How to Avoid Plagiarism

Simply speaking, plagiarism is when you present someone else’s ideas as your own. It’s when you incorporate their work into your own without acknowledging that your work was inspired or influenced by theirs.

Reckless or intentional plagiarism is oftentimes flagged as a serious offense in academic and professional settings. But whenever we’re asked, “what is plagiarism?” we emphasize the fact that it isn’t always intentional.

There are many ideas and opinions to explore for your research papers or other written work. Nevertheless, it’s possible for you to share the same sentiments with other academics, analysts, or researchers. Or maybe you used their work to defend your argument — but you didn’t add proper citations. This is unintentional plagiarism. 

 

What Is Considered as Plagiarism?

Plagiarism involves the copying, duplicating, misattributing, and stealing of ideas or content that somebody else wrote. It can also be the sloppy summarization or poor paraphrasing of someone else’s published content.

Take a look at the different things that can be considered plagiarism by your teachers or superiors:

  • Inserting a word-for-word quotation of an idea without proper citations
  • Copying and pasting content with mentioning the source in the bibliography
  • Paraphrasing somebody else’s work by just changing some words or sentence structures
  • Failing to acknowledge somebody else’s assistance or contribution to your work
  • Blatantly submitting somebody else’s written work as your own

 

What Are the Different Types of Plagiarism?

There are various types of plagiarism that could result in academic or professional probation, or worse.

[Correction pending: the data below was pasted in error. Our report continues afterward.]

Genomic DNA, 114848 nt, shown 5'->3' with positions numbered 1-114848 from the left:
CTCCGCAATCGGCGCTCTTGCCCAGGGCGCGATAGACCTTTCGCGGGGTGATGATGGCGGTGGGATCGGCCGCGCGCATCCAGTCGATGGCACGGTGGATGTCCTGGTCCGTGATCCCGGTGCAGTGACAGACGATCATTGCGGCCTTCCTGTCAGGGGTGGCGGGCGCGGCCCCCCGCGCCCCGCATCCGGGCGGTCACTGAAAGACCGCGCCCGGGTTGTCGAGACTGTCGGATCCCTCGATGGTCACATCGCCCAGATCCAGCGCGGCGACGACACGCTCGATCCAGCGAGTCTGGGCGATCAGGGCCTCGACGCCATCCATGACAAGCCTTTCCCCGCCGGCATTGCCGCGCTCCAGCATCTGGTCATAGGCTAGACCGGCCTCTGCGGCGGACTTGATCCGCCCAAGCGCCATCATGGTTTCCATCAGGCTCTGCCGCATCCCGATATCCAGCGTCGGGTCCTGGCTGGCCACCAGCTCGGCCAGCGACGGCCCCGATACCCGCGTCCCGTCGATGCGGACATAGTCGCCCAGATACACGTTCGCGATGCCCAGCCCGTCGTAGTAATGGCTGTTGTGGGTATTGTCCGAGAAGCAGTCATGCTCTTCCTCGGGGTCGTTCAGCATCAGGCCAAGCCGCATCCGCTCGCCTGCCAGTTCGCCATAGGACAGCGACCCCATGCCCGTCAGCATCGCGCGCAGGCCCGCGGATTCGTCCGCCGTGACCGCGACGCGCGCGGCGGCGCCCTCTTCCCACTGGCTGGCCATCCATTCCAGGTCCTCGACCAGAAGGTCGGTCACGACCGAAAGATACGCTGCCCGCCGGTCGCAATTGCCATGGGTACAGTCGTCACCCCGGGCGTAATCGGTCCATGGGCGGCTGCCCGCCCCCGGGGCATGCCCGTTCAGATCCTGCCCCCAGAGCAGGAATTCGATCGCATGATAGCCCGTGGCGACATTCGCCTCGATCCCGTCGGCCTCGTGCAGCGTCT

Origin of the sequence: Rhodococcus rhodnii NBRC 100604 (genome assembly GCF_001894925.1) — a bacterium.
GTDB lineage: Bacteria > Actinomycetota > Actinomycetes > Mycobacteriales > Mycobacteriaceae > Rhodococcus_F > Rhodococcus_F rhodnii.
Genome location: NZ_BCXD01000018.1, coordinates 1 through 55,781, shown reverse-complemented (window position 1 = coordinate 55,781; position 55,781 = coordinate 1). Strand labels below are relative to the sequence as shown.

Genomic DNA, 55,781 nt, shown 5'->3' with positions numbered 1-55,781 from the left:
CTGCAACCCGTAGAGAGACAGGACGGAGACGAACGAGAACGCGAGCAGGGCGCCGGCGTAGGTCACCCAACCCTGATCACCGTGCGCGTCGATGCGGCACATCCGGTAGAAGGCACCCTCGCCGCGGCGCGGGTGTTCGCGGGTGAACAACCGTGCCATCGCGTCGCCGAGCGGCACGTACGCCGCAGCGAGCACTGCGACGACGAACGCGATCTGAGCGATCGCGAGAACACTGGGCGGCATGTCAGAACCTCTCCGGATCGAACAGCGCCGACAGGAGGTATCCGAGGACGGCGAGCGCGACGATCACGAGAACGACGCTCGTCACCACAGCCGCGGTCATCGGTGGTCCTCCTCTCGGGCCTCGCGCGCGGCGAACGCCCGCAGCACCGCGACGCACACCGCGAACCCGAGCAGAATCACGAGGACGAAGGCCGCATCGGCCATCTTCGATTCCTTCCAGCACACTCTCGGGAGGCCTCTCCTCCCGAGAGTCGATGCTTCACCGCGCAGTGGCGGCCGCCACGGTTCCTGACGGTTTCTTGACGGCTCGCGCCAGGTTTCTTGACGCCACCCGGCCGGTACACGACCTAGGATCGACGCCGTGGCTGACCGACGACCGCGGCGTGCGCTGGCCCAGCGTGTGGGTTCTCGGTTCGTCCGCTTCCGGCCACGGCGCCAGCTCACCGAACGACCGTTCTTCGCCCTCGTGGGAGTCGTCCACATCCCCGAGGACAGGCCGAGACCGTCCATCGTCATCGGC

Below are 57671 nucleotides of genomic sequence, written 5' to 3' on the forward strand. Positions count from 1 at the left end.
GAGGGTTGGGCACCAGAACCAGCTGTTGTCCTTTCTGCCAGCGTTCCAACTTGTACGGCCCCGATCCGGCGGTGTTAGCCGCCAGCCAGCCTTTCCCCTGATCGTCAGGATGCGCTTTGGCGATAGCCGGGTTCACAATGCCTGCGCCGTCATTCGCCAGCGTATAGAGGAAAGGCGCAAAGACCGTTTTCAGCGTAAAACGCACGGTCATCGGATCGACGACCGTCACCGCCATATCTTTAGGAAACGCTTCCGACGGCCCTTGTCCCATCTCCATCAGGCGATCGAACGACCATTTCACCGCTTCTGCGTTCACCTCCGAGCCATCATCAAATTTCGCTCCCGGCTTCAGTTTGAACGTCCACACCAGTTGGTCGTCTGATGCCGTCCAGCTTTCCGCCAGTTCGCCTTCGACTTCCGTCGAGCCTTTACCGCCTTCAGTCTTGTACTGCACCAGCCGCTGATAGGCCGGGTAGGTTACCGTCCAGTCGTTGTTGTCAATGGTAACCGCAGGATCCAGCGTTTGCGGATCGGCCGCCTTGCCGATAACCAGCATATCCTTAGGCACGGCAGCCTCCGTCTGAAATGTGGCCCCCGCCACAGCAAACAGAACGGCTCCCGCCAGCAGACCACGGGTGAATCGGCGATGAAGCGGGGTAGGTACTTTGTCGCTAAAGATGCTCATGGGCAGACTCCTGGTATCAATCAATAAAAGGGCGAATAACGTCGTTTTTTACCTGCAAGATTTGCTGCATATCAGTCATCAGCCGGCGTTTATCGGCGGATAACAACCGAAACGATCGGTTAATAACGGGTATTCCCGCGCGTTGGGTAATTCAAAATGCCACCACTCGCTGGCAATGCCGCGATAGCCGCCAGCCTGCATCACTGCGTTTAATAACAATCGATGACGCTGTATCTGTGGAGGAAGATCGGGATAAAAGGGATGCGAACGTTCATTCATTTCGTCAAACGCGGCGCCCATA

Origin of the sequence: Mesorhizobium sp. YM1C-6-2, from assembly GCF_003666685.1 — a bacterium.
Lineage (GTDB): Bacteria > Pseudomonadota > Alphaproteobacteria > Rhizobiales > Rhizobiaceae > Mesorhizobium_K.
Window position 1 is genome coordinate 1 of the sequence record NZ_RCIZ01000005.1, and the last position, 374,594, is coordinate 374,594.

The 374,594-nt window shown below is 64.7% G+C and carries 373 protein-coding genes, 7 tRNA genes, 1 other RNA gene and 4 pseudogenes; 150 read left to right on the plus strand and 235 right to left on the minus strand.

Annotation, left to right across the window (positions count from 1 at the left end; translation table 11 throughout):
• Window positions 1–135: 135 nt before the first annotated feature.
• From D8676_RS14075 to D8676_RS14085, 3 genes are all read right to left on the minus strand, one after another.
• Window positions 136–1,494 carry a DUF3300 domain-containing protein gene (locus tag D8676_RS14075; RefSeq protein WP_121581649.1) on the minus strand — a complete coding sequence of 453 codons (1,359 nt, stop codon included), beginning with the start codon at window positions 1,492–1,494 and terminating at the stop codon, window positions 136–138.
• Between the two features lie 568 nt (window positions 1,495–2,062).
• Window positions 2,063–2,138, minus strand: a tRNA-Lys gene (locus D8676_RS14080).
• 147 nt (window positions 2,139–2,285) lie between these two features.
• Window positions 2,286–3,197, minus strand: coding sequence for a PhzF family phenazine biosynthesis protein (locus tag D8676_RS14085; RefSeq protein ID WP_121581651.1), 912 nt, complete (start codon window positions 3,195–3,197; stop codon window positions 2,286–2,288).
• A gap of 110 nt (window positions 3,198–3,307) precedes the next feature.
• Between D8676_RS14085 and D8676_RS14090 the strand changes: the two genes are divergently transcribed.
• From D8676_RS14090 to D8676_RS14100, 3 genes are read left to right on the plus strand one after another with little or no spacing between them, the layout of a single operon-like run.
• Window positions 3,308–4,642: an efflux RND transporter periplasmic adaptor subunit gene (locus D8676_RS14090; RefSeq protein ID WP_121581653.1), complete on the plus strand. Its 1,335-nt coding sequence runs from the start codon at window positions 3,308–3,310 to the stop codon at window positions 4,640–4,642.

• Direct Plagiarism
    •  This is the act of not changing a single word from another person’s work and submitting it as yours. Or if you do change some parts, you only replace some words or rearrange the sentences.
  • Mosaic Plagiarism
    •  Mosaic plagiarism is the act of taking ideas and borrowing phrases from different source materials then putting them together for your own paper. This could lead to unintentional plagiarism.
  • Self-Plagiarism
    • We’ve heard the question, “What is self-plagiarism?” from so many students. If you copy and paste parts of your previous work into the one you’re writing now, you’re committing self-plagiarism.
  • Accidental Plagiarism
    • Unintentional plagiarism often occurs when you forget to cite the source of your references or if you cite the wrong source. In this case, always be careful with your citations.

It’s okay to paraphrase somebody else’s ideas as long as they are properly credited. And even if you think your research paper or written content is unique, you never know if you unintentionally plagiarized somebody else’s work. For this reason, it might do you well to use a plagiarism checker before turning in your work.

Make sure your work is original. Always check for plagiarism using Smodin’s checker.